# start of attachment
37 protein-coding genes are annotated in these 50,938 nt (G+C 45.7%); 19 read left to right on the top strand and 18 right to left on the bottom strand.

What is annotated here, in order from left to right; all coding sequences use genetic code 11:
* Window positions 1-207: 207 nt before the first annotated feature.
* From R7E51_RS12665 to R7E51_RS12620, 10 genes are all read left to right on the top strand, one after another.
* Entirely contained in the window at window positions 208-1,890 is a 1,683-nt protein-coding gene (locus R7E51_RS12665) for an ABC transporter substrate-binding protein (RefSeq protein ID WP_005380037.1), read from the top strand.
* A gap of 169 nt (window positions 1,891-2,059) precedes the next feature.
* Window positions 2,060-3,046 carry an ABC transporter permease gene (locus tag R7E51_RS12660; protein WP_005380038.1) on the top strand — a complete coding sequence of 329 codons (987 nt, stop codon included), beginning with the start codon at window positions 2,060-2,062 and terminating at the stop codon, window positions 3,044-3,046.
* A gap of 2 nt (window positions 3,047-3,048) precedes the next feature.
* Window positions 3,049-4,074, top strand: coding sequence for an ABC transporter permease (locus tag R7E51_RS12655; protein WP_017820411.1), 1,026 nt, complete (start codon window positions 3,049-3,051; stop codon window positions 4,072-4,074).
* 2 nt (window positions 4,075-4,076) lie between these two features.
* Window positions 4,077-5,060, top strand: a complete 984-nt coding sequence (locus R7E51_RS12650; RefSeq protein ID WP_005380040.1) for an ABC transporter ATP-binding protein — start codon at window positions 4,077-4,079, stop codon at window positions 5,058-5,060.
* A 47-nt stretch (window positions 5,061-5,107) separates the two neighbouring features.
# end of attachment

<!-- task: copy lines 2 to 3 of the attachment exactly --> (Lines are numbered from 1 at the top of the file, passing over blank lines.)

What is annotated here, in order from left to right; all coding sequences use genetic code 11:
* Window positions 1-207: 207 nt before the first annotated feature.